When an ecologist realized he’d made a fatal error in a 2009 paper, he did the right thing: He immediately contacted the journal (Evolutionary Ecology Research) to ask for a retraction. But he didn’t stop there: He wrote a detailed blog post outlining how he learned — in October 2016, after a colleague couldn’t recreate his data — he had misused a statistical tool (using R programing), which ended up negating his findings entirely. We spoke to Daniel Bolnick at the University of Texas at Austin (and an early career scientist at the Howard Hughes Medical Institute) about what went wrong with his paper “Diet similarity declines with morphological distance between conspecific individuals,” and why he chose to be so forthright about it.
Retraction Watch: You raise a good point in your explanation of what went wrong with the statistical analysis: Eyeballing the data, they didn’t look significant. But when you plugged in the numbers (it turns out, incorrectly), they were significant – albeit weakly. So you reported the result. Did this teach you the importance of trusting your gut, and the so-called “eye-test” when looking at data? Read the rest of this entry »
PubPeer is having a good day.
In a new ruling, a trio of judges on the Michigan Court of Appeals reversed a 2015 decision mandating the site reveal the identity of anonymous commenters after a scientist sued them, claiming they cost him a job offer.
Two remaining charges against a Parkinson’s researcher recently convicted of fraud have been dropped by an Australian court.
In October, Caroline Barwood, formerly at the University of Queensland (UQ) in Brisbane, was found guilty of five out of seven charges. Subsequently, Barwood was handed two suspended sentences: one for two years, and another for 15 months, both to be served concurrently. She will not serve jail time.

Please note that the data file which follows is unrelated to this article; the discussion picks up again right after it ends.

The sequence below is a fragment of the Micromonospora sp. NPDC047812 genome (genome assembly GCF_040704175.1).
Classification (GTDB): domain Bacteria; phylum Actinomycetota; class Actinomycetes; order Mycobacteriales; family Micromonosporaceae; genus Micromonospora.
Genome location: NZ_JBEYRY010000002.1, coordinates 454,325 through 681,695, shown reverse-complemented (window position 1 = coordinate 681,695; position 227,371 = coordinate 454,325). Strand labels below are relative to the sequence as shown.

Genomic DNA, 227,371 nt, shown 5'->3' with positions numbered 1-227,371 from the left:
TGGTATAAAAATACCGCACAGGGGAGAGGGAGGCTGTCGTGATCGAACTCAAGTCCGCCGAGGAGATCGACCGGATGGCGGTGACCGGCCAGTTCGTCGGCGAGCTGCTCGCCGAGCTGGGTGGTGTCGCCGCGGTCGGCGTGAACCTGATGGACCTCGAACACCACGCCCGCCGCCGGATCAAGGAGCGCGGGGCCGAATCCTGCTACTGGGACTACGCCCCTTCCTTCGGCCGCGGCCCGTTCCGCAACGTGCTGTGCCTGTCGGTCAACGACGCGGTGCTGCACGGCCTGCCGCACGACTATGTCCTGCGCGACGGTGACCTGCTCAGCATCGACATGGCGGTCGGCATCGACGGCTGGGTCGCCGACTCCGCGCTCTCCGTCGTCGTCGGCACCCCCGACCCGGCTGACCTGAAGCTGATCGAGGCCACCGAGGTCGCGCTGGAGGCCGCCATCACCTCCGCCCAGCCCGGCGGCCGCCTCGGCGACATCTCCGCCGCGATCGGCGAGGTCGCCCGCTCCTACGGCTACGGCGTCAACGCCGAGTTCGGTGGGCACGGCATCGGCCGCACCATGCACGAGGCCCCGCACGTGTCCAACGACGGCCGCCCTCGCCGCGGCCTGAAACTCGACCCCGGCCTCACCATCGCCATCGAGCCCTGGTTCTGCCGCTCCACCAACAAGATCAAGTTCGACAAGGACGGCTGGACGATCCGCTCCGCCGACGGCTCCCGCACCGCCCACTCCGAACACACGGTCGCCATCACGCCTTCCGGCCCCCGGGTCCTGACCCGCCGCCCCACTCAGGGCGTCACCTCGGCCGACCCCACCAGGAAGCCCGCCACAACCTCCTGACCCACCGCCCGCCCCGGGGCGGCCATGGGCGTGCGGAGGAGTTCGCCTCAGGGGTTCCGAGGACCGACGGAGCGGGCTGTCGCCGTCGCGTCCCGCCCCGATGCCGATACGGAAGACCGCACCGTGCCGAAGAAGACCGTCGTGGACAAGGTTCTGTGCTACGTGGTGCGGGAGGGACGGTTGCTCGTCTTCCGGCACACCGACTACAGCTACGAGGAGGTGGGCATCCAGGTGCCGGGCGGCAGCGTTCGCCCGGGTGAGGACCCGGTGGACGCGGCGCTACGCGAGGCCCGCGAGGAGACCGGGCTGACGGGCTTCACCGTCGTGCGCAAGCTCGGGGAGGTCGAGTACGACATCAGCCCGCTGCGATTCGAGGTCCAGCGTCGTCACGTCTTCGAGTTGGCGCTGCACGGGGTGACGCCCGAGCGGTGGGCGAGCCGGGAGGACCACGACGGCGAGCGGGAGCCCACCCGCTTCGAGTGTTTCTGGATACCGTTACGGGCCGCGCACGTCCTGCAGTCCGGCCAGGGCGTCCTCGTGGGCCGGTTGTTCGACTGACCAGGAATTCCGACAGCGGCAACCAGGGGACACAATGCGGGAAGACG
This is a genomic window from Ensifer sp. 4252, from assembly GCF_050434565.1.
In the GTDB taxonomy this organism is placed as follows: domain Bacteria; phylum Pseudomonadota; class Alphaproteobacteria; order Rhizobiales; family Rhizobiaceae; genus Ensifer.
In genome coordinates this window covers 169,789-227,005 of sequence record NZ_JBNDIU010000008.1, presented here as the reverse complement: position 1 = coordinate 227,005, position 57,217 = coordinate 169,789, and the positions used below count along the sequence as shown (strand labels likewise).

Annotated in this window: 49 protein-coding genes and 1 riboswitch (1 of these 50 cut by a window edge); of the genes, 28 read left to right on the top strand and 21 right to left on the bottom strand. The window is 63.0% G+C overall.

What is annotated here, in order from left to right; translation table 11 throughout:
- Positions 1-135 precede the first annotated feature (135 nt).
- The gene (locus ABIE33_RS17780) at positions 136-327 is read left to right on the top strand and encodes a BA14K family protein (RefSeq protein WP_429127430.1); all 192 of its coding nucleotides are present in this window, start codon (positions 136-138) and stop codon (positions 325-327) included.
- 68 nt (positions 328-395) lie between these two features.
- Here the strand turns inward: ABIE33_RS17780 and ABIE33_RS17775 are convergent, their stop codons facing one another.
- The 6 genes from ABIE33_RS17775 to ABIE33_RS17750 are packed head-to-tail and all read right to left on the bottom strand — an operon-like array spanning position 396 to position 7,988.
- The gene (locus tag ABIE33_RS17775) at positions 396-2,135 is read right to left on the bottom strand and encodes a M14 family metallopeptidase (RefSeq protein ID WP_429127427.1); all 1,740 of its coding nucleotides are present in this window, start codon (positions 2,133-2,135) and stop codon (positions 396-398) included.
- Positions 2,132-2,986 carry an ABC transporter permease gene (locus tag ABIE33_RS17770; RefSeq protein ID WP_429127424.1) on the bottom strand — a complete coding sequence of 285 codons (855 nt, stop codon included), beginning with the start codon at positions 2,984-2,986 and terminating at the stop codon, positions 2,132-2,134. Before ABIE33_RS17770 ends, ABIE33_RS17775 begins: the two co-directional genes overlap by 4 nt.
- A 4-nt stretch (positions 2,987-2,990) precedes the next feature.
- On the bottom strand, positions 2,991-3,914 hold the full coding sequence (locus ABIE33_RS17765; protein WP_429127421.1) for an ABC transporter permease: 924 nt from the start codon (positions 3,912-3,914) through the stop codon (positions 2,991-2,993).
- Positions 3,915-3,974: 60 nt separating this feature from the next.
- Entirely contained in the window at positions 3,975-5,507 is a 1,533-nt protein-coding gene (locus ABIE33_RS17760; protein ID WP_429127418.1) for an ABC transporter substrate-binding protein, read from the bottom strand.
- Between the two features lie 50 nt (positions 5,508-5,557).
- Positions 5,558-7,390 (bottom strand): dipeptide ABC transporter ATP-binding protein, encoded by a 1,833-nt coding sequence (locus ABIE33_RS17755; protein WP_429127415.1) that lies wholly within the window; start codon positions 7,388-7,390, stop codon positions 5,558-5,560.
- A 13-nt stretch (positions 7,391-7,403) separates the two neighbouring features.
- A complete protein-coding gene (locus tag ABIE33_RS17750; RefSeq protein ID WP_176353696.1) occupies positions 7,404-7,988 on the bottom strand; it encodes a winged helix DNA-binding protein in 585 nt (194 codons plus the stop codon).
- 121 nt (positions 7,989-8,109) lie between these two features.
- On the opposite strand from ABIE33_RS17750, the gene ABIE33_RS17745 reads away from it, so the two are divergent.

Initially, Barwood pleaded not guilty to the three charges of fraud and four instances of attempted fraud — unlike her former UQ colleague Bruce Murdoch, who pleaded guilty to 17 fraud-related charges in March, and also earned himself a two-year suspended sentence.
Barwood was found guilty of five charges against her, but the jury could not reach a majority verdict on one count of fraud and another of attempted fraud. She was asked to re-attend court for a “mention.”
On December 6, those charges were withdrawn. Barwood told us: Read the rest of this entry »
If you think something is amiss with your data, running an experiment again to figure out what’s going on is a good move. But it’s not always possible.
A team of researchers in Seoul recently found themselves in a bind when they needed to check their work, but were out of a key substance: breast milk.
The shortage led them to the retract their 2016 paper on a micronutrient found in breast milk that helps protect infants’ retinas. “Association between lutein intake and lutein concentrations in human milk samples from lactating mothers in South Korea,” was published online last spring in the European Journal of Clinical Nutrition.
Here’s the retraction notice:
A physics journal has retracted a 2016 study after learning that the author published it without the knowledge or permission of the funder, which had a confidentiality agreement in place for the work.
According to the retraction notice in Applied Physics Letters, the paper also lifted content from other researchers without due credit. Given the “legal issue” associated with the breach of confidentiality, the journal has decided to remove the paper entirely.